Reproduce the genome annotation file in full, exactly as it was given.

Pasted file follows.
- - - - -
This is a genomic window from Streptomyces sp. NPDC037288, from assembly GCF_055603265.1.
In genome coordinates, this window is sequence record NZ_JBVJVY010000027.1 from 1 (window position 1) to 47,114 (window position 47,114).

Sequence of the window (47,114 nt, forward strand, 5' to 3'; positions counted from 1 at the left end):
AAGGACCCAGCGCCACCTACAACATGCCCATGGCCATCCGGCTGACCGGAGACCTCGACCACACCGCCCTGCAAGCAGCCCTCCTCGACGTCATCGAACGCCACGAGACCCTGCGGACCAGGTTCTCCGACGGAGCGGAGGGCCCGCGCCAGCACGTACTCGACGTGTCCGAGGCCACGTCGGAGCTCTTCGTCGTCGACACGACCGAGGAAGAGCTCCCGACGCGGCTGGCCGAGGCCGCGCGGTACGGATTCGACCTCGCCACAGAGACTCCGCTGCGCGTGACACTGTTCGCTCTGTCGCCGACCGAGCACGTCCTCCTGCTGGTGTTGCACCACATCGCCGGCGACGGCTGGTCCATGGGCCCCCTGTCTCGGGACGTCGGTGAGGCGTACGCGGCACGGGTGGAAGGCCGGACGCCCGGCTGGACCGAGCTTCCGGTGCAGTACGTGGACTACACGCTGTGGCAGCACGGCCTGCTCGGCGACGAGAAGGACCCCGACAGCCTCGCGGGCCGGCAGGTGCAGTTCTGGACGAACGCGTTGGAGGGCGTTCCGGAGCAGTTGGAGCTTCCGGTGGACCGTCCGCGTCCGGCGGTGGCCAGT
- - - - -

This is a genomic window from Streptomyces sp. NPDC037288, from assembly GCF_055603265.1.
In genome coordinates, this window is sequence record NZ_JBVJVY010000027.1 from 1 (window position 1) to 47,114 (window position 47,114).

Sequence of the window (47,114 nt, forward strand, 5' to 3'; positions counted from 1 at the left end):
AAGGACCCAGCGCCACCTACAACATGCCCATGGCCATCCGGCTGACCGGAGACCTCGACCACACCGCCCTGCAAGCAGCCCTCCTCGACGTCATCGAACGCCACGAGACCCTGCGGACCAGGTTCTCCGACGGAGCGGAGGGCCCGCGCCAGCACGTACTCGACGTGTCCGAGGCCACGTCGGAGCTCTTCGTCGTCGACACGACCGAGGAAGAGCTCCCGACGCGGCTGGCCGAGGCCGCGCGGTACGGATTCGACCTCGCCACAGAGACTCCGCTGCGCGTGACACTGTTCGCTCTGTCGCCGACCGAGCACGTCCTCCTGCTGGTGTTGCACCACATCGCCGGCGACGGCTGGTCCATGGGCCCCCTGTCTCGGGACGTCGGTGAGGCGTACGCGGCACGGGTGGAAGGCCGGACGCCCGGCTGGACCGAGCTTCCGGTGCAGTACGTGGACTACACGCTGTGGCAGCACGGCCTGCTCGGCGACGAGAAGGACCCCGACAGCCTCGCGGGCCGGCAGGTGCAGTTCTGGACGAACGCGTTGGAGGGCGTTCCGGAGCAGTTGGAGCTTCCGGTGGACCGTCCGCGTCCGGCGGTGGCCAGT